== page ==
Unlike most other drugs, which are excreted via the urine, excretion is primarily hepatic and biliary with almost no elimination via the renal route and it is not dialyzable [Package Insert- Pacerone(R)]. Elimination half-life average of 58 days (ranging from 25-100 days [Remington: The Science and Practice of Pharmacy 21st edition]) for amiodarone and 36 days for the active metabolite, desethylamiodarone (DEA) [Package Insert- Pacerone(R)]. There is 10-50% transfer of amiodarone and DEA in the placenta as well as presence in breast milk [Package Insert- Pacerone(R)]. Accumulation of amiodarone and DEA occurs in adipose tissue and highly perfused organs (ie. liver, lungs) [Package Insert- Pacerone(R)], therefore, if an individual was taking amiodarone on a chronic basis, if it is stopped it will remain in the system for weeks to months.
Amiodarone has numerous side effects. Most individuals administered amiodarone on a chronic basis will experience at least one side effect.
Due to the iodine content of the agent (37.3% by weight), abnormalities in thyroid function are common. Amiodarone is structurally similar to thyroxine (a thyroid hormone), which contributes to the effects of amiodarone on thyroid function. Both under- and overactivity of the thyroid may occur on amiodarone treatment. Measurement of free thyroxine (FT4) alone may be unreliable in detecting these problems and thyroid-stimulating hormone (TSH) should therefore also be checked every 6 months.
Hypothyroidism (slowing of the thyroid, called the Wolff-Chaikoff effect) occurs frequently; in the SAFE trial, which compared amiodarone with other medications for the treatment of atrial fibrillation, biochemical hypothyroidism (as defined by a TSH level of 4.5-10 mU/l) occurred in 25.8% of the amiodarone-treated group as opposed to 6.6% of the control group (taking placebo or sotalol). Overt hypothyrodism (defined as TSH >10 mU/l) occurred at 5.0% compared to 0.3%; most of these (>90%) were detected within the first six months of amiodarone treatment.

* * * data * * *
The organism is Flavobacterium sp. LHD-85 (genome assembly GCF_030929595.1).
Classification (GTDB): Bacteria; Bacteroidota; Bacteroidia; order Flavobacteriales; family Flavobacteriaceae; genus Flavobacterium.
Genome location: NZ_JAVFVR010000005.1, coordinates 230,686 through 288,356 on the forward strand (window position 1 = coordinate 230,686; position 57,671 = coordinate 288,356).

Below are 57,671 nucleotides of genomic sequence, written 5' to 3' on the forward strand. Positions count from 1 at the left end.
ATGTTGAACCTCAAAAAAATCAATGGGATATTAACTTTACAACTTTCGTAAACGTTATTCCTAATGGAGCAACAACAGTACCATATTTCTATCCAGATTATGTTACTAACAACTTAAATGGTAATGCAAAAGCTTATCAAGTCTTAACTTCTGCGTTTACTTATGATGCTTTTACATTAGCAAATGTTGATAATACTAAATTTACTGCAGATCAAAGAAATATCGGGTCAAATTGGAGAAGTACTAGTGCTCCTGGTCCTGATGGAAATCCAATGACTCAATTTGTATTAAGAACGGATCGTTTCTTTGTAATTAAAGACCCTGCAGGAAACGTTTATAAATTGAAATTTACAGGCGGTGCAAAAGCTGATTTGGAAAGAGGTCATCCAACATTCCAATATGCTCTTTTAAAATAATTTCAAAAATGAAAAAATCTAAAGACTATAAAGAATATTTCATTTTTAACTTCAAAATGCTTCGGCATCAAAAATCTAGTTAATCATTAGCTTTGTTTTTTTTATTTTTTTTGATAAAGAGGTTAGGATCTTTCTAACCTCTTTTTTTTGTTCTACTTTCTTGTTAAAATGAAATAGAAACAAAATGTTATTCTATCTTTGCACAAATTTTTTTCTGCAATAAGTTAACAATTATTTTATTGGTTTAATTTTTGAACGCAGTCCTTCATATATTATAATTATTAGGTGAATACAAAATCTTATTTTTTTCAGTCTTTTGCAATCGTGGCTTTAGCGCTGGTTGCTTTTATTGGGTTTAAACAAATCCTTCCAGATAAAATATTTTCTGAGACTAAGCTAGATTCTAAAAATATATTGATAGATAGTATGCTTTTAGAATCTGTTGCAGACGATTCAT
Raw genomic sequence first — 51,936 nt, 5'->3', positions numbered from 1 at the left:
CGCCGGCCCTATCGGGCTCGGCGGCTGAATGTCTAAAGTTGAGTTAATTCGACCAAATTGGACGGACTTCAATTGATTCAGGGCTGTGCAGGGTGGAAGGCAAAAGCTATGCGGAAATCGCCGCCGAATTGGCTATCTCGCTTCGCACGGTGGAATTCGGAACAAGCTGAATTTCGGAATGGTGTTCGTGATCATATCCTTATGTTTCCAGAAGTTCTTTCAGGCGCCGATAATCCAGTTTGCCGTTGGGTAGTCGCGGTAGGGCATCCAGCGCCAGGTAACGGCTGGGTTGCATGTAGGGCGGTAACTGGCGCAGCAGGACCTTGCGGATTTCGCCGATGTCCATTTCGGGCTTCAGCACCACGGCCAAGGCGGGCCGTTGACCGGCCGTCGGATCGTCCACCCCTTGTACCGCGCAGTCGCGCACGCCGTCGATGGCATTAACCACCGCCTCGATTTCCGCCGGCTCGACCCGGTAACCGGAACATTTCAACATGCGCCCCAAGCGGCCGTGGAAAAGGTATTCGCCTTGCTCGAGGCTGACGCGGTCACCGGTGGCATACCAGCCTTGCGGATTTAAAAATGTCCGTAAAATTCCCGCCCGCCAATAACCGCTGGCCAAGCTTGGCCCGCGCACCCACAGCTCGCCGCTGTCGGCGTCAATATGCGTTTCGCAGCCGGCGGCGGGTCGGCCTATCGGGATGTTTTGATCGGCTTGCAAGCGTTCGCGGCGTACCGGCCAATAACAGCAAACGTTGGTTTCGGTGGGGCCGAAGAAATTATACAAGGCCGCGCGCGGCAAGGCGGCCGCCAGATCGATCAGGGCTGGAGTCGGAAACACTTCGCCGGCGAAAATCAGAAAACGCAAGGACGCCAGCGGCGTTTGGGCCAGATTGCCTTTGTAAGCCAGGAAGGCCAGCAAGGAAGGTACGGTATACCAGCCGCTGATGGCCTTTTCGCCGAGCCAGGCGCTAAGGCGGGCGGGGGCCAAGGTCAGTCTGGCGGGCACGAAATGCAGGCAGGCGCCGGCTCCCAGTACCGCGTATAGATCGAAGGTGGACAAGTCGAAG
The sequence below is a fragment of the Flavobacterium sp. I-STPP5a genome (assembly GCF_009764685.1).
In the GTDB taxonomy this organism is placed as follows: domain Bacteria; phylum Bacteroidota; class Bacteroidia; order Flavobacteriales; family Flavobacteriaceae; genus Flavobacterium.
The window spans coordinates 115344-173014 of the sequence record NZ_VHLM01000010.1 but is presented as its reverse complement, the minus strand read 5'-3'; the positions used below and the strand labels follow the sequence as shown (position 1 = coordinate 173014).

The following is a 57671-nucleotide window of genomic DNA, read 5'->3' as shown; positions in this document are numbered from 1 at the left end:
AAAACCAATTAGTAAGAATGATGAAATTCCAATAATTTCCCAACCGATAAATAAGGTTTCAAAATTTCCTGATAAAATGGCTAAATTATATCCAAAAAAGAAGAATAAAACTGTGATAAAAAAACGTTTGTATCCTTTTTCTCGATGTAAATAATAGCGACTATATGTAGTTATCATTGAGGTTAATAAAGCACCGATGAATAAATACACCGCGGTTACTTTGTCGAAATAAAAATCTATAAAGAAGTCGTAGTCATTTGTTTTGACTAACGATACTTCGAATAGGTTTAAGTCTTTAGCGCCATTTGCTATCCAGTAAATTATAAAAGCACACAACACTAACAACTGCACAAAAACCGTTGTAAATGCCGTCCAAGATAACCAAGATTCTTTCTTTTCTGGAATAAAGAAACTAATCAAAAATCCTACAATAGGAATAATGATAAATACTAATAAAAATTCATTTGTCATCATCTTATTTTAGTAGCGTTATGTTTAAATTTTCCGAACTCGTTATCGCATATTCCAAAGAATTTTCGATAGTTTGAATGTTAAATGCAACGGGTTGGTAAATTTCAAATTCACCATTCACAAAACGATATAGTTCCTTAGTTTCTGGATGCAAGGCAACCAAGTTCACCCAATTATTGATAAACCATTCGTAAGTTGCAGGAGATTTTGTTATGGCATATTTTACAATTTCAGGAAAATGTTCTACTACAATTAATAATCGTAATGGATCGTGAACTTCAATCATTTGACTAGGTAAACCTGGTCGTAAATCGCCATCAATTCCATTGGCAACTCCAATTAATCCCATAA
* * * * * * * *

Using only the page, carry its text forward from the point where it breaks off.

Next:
Hyperthyroidism (an overactive thyroid, called the Jodbasedow effect) is less common. In the SAFE trial, the increased rate of hyperthyroidism (5.3% compared to 2.4%) was not statistically significant. Most hyperthyroid patients (defined as TSH <0.35 mU/l) were asymptomatic.
Thyroid uptake measurements (I-123 or I-131), which are used to differentiate causes of hyperthyroidism, are generally unreliable in patients who have been taking amiodarone. Because of the high iodine content of amiodarone, the thyroid gland is effectively saturated, thus preventing further uptake of isotopes of iodine. However, the radioactive iodine uptake (nuclear thyroid uptake test) may still be helpful in the diagnosis and management of amiodarone-induced hyperthyroidism.
Corneal micro-deposits (Corneal verticillata, also called vortex keratopathy) are almost universally present (over 90%) in individuals taking amiodarone for at least 6 months. These deposits typically do not cause any symptoms. About 1 in 10 individuals may complain of a bluish halo. Optic neuropathy occurs in 1-2% of people and is not dosage dependent. Bilateral optic disk swelling and mild and reversible visual field defects can also occur.
Gastrointestinal system and liver
Long-term administration of amiodarone is associated with a blue-grey discoloration of the skin, "smurf syndrome." This is more commonly seen in individuals with lighter skin tones. The discoloration may revert upon cessation of the drug. However, the skin color may not return completely to normal.
Individuals taking amiodarone may become more sensitive to the harmful effects of UV-A light. Using sunblock that also blocks UV-A rays appears to prevent this side effect.
The most serious reaction that is due to amiodarone is interstitial lung disease. The incidence of pulmonary fibrosis is not dose related. Some individuals were noted to develop pulmonary fibrosis after a week of treatment, while others did not develop it after years of continuous use. There are no known factors that increase the incidence of amiodarone-induced pulmonary fibrosis in a particular individual. Common practice is to avoid the agent if possible in individuals with decreased lung function.
|This article is licensed under the GNU Free Documentation License. It uses material from the Wikipedia article "Amiodarone". A list of authors is available in Wikipedia.|